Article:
Job interviews and job reviews can be intimidating, and it's tempting to break the ice with a bit of humour. If your sense of humour tends to be overly sarcastic, though, that might be a turn-off to your boss or potential employer. Photo by savannaholson0.
It seems like advice that goes without saying, but sometimes we're sarcastic without realising it. Small jokes might be taken the wrong way, as business speaker Michael Kerr tells Business Insider:
Now is not the time to use sarcasm, even if you think it will diffuse the tension. Using sarcasm will, once again, make you come across as disinterested. Similarly, it's all right to use a little self-deprecating humour to show that you can laugh at yourself, but be careful about taking it too far…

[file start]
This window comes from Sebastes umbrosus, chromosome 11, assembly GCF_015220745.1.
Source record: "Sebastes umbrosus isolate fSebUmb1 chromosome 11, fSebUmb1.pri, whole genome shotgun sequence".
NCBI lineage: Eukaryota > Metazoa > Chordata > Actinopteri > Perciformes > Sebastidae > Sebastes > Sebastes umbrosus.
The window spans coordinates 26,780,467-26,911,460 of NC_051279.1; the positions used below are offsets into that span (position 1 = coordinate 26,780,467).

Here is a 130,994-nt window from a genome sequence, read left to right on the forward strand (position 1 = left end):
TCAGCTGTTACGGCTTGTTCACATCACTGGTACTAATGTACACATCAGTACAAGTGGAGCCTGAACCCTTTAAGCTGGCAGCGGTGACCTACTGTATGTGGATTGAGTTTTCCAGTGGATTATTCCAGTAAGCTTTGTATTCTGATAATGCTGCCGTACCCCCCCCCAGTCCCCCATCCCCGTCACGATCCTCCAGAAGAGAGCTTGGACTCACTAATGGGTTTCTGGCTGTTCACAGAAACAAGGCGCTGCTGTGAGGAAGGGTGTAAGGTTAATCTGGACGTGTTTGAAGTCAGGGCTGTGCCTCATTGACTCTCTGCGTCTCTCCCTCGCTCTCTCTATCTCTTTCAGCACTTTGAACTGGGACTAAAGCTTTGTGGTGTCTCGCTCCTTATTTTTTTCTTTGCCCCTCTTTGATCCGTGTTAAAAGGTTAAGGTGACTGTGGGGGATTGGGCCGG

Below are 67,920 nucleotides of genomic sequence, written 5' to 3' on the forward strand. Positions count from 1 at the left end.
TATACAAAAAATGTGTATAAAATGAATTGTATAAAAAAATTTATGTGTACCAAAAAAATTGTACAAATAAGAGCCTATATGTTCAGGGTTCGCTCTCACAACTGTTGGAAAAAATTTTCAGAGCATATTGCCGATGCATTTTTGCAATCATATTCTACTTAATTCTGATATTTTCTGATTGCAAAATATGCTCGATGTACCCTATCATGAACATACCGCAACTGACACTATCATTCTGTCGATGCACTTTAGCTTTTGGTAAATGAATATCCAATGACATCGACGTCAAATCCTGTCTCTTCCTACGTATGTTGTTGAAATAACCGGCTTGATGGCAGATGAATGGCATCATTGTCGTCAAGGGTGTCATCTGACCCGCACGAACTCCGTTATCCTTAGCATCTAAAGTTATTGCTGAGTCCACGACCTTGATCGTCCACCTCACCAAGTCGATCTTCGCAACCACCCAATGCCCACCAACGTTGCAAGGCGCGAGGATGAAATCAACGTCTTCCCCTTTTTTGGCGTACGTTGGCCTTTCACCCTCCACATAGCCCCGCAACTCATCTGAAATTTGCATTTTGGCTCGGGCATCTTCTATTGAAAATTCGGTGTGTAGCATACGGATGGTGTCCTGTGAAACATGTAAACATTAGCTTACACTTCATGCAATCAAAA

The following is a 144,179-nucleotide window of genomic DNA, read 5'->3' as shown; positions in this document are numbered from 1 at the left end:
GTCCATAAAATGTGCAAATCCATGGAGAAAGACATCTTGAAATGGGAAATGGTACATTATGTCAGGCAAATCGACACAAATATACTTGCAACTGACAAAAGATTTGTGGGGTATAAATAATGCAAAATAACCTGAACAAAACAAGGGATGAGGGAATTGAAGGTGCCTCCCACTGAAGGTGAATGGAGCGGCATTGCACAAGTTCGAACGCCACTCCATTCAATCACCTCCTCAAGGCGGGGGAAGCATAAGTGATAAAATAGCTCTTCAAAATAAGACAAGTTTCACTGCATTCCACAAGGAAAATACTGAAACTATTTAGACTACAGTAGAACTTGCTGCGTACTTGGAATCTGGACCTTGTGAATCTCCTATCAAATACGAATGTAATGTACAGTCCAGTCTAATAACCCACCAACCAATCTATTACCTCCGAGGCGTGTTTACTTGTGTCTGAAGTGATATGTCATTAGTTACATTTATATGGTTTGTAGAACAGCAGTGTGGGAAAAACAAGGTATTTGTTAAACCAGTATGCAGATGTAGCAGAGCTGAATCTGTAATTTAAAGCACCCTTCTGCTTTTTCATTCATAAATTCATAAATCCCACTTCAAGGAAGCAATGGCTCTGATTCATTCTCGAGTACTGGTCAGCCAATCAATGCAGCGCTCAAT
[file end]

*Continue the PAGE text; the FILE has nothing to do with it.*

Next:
Even to break the awkwardness, jokes don't always work. As Kerr explains, that kind of sarcasm can make you look insecure, and your boss or potential employer might take it seriously. Again, it seems like something that's fairly obvious, but it's something to watch out for nonetheless, especially if your sarcasm is often lost on others.
36 things you should never say during a performance review [Business Insider]